Thursday, July 28, 2016
Sometimes I have to kick myself. I'm supposed to be a story teller. A reporter. But more often than I'd care to admit, when looking through photos of recent adventures, I'm confronted by the story angle I didn't pursue. The question I didn't ask. The opportunity I completely missed.
This picture of Daniel, studying the water, struck me in just that way.
I fished with Daniel for three days in Saskatchewan, out of the Arctic Lodge, and enjoyed every moment. We covered hundreds of miles of Reindeer Lake water and caught as many pike as we traveled miles. We laughed at each other's jokes, gave each other good-natured grief, and generally did what fishermen do. We fished. But I should have dug deeper. There was so much more to learn than how to catch northern pike. Stuff much more important.
Like how he'd been guiding this lake for forty-four years. How it had changed in that time. How the people, both those who lived here and those who came to fish, had changed.
Like his Cree ancestry and his involvement in the Paul Ballantyne First Nation. How his people are interwoven in the northern Saskatchewan landscape. How they exist and thrive in this harsh world.
Like how his grandchildren live with him, call to him, Papa, as we pass them as they swim in the cold lake waters beside his camp on the shore opposing the lodge.
Like how he was a tribal sheriff, or MP, or some manner of peace keeper that makes sense in the Cree context. I never fully understood, but that's not surprising.
Like his interest in the moose tracks along the shorelines and his knowledge of the movement of pike and his ability to identify birdlife from incredible distances. His connection to this place and its creatures.
Like how he lost a son, though this is a subject that we are both slow to discuss. We let it pass with a simple acknowledgement, a trite agreement that there's nothing remotely just in such a thing, and a prolonged shared silence. A bond wrapped tight in emotional barbed wire.
So I herewith apologize to you, dear reader, for failing to do my job. For not bringing back the story of a fascinating man, his community, and his history. A history that has as much to do with this beautiful and rugged lake as it does most anything else.
And, more personally, I apologize to Daniel for not getting to know him, and his story, better. In my defense, I was enjoying his company too much to pry.
I guess I'll just have to go back and get it right the next time.
Thursday, July 14, 2016
I am captivated by tree-lined shores
Sharp-edged delineations between water and sky
Where the world turns upside down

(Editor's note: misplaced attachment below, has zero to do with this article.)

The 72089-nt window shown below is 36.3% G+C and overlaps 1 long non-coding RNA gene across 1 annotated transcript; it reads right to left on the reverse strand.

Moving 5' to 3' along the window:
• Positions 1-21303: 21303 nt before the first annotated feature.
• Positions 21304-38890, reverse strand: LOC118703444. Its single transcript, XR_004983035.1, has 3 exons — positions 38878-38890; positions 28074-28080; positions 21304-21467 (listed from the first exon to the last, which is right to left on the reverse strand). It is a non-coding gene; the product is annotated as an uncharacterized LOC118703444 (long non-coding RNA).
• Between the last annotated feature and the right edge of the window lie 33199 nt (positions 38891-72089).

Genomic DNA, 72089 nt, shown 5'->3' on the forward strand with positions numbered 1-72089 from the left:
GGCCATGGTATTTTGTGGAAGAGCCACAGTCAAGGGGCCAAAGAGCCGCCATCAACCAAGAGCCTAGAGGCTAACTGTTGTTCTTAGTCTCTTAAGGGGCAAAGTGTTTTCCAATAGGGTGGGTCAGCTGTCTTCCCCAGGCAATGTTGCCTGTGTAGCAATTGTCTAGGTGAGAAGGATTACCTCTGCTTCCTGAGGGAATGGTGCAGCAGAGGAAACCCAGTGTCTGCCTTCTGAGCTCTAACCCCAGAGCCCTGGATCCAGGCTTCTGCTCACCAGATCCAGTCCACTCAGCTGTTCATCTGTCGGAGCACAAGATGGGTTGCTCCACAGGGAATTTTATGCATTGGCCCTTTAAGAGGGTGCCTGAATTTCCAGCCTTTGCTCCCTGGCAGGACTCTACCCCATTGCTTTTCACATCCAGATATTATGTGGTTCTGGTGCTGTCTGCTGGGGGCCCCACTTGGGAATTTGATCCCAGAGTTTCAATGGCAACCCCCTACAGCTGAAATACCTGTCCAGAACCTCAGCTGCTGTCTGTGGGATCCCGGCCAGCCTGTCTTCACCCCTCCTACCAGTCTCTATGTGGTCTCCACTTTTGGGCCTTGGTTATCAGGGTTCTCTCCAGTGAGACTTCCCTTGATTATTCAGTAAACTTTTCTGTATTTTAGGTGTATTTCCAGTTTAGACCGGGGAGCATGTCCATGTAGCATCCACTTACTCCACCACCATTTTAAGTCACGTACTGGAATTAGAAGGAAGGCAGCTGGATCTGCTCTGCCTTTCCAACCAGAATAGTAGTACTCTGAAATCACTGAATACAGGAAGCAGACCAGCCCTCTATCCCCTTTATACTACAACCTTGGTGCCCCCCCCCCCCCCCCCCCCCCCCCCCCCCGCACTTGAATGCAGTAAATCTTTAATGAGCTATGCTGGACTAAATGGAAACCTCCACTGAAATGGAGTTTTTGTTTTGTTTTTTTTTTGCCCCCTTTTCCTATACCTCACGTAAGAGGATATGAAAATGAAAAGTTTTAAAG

Where the heavens are reflected, shimmering
Where existences mingle and take on alternate affection
Interleaved edges of reality, air and liquid
Fluid, each, in their own etherial ways.
Note: On most browsers you may click on the images for a better look.
Tuesday, July 12, 2016
We banked hard right and lined up the dirt airstrip, barely contained on the small island. No margin for error in any direction, short or long, starboard or port, lest a watery touchdown be had. "Your seat cushion may also be used as a floatation device" suddenly took on pertinence.
Reindeer lake, dotted with hundreds of similar spruce-clad keys, albethey runwayless, stretched below us to every horizon. Visions of big northern pike danced in our heads as the Beechcraft danced on the north winds and dropped from the sky, touched down on the freshly graded runway, and taxied to the end where it buried its front wheel into the soft edges. The challenges of trying new aircraft in remote locations.
Out of the hold came the baggage, and into the waiting Crestliners. Well, most of it anyway, as some five hundred pounds had to be left behind, temporarily, to insure that we had the juice for the flight. Chris swears that we all stared at him when the weight problem was announced, but I promise you we were more discreet than that. We'd grabbed what was important, anyway. The rods and reels. Our clothes could follow at their leisure. The only second thought was not having that windbreaking rain shell as we motored from runway to lodge in the cool Saskatchewan spring air.
A small price to pay for arrival.
Tuesday, July 5, 2016
Friday, July 1, 2016
It’s no secret that I hate commercial air travel. From the booking to the security gauntlet to the crowds to the litany of little indignities endured as one travels the terminals (and I think the term “terminal” is completely appropriate) of our major airline hubs, it's the evilest of necessities. And the cattle cars they call airplane cabins... Don't get me started.
But, on the flip side, I am fascinated with the little stuff. From tropical isle hoppers to tundra puddle jumpers, small aircraft are a joy. It would be easy to put down the fly rods and just fly if I could limit my birds to de Havillands.
So I was happy to escape even the comfortable confines of Winnipeg airport to board a more spartan Beechcraft for the final leg of our northern excursion. I was further thrilled when we dropped onto a modest airstrip outside of Flin Flon, a small mining community located on the central boundary of Manitoba and Saskatchewan, for a quick stretch of the legs and a refuel. Though it was a working Monday morning, the one-roomed terminal was closed so we wandered, instead, to an adjacent hanger to get out of the way while the Beech's tanks were topped off. What we found was a feast for the imagination and fodder for the camera.
Here's a baker's dozen of shots from that aviation toy box, a steampunk playground, the hanger at Flin Flon.
My only regret was that I left the Nikon in the Beechcraft and had only the point-and-shoot to play with. All for the better, I suppose, for had I carried the big gun, I might have just stayed in Flin Flon and missed the fishing altogether.